Esther 7

1 So the king and Haman came to banquet with Esther the queen. 2 The king said again to Esther on the second day at the banquet of wine, “What is your petition, queen Esther? It shall be granted you. What is your request? Even to the half of the kingdom it shall be performed.” 3 Then Esther the queen answered, “If I have found favor in your sight, O king, and if it please the king, let my life be given me at my petition, and my people at my request. 4 For we are sold, I and my people, to be destroyed, to be slain, and to perish. But if we had been sold for male and female slaves, I would have held my peace, although the adversary could not have compensated for the king’s loss.” 5 Then King Ahasuerus said to Esther the queen, “Who is he, and where is he who dared presume in his heart to do so?” 6 Esther said, “An adversary and an enemy, even this wicked Haman!” Then Haman was afraid before the king and the queen. 7 The king arose in his wrath from the banquet of wine and went into the palace garden. Haman stood up to make request for his life to Esther the queen; for he saw that there was evil determined against him by the king. 8 Then the king returned out of the palace garden into the place of the banquet of wine; and Haman had fallen on the couch where Esther was. Then the king said, “Will he even assault the queen in front of me in the house?” As the word went out of the king’s mouth, they covered Haman’s face. 9 Then Harbonah, one of the eunuchs who were with the king said, “Behold, the gallows fifty cubits high, which Haman has made for Mordecai, who spoke good for the king, is standing at Haman’s house.” The king said, “Hang him on it!” 10 So they hanged Haman on the gallows that he had prepared for Mordecai. Then was the king’s wrath pacified.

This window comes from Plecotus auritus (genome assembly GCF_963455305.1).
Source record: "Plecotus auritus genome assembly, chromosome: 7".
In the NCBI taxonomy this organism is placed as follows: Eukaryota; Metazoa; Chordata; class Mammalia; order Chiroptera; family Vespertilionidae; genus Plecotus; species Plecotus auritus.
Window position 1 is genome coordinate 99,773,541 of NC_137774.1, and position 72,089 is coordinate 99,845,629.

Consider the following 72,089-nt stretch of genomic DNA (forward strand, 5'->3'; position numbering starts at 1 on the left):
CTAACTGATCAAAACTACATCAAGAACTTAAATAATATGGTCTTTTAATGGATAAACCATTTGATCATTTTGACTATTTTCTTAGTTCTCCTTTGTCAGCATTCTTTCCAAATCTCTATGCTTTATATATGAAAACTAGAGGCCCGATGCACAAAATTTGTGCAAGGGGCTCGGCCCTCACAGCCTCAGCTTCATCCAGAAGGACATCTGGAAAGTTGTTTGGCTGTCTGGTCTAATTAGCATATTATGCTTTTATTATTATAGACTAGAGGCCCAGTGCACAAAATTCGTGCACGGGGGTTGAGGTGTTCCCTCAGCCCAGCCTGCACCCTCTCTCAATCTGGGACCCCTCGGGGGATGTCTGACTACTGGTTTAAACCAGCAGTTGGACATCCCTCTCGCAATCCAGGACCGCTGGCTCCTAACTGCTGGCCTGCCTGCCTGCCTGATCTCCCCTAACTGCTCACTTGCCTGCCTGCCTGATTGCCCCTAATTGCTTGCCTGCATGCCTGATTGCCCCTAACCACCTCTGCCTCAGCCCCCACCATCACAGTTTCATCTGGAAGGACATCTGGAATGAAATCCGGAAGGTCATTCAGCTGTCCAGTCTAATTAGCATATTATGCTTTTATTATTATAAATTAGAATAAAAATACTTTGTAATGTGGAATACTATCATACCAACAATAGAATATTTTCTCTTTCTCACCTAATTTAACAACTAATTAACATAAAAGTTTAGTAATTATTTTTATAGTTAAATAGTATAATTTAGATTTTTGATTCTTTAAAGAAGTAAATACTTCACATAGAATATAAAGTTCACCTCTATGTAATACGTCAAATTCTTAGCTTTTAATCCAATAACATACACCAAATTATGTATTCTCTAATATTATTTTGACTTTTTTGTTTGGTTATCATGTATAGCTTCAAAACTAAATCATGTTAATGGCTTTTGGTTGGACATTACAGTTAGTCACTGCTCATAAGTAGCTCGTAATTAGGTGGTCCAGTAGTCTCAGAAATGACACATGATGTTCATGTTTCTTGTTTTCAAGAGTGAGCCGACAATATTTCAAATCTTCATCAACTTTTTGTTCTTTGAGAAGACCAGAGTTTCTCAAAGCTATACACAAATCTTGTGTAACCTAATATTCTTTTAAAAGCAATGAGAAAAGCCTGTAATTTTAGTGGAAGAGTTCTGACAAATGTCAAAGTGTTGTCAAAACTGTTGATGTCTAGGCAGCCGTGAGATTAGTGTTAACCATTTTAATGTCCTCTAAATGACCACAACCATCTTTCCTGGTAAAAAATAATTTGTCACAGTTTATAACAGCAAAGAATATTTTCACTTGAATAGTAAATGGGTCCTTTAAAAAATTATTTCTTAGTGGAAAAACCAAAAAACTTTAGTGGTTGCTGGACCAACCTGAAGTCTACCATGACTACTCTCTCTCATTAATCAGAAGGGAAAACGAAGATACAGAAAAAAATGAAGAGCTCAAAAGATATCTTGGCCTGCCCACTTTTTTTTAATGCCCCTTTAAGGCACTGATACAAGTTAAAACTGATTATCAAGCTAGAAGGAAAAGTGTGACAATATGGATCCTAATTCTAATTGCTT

(Previous Chapter)    •    (Next Chapter)

Questions about today’s reading? See if Matthew Henry can help.
Matthew Henry’s Concise Commentary, 1706

Verses 1–6

If the love of life causes earnest pleadings with those that can only kill the body, how fervent should our prayers be to Him, who is able to destroy both body and soul in hell! How should we pray for the salvation of our relatives, friends, and all around us! When we petition great men, we must be cautious not to give them offence; even just complaints must often be kept back. But when we approach the King of kings with reverence, we cannot ask or expect too much. Though nothing but wrath be our due, God is able and willing to do exceeding abundantly, even beyond all we can ask or think.

Verses 7–10

The king was angry: those that do things with self-will, reflect upon them afterward with self-reproach. When angry, we should pause before we come to any resolution, and thus rule our own spirits, and show that we are governed by reason. Those that are most haughty and insolent when in power and prosperity, commonly, like Haman, are the most abject and poor-spirited when brought down. The day is coming when those that hate and persecute God’s chosen ones, would gladly be beholden to them. The king returns yet more angry against Haman. Those about him were ready to put his wrath into execution. How little can proud men be sure of the interest they think they have! The enemies of God’s church have often been thus taken in their own craftiness. The Lord is known by such judgments. Then was the king’s wrath pacified, and not till then. And who pities Haman hanged on his own gallows? who does not rather rejoice in the Divine righteousness displayed in the destruction his own art brought upon him? Let the workers of iniquity tremble, turn to the Lord, and seek pardon through the blood of Jesus.

Back to Top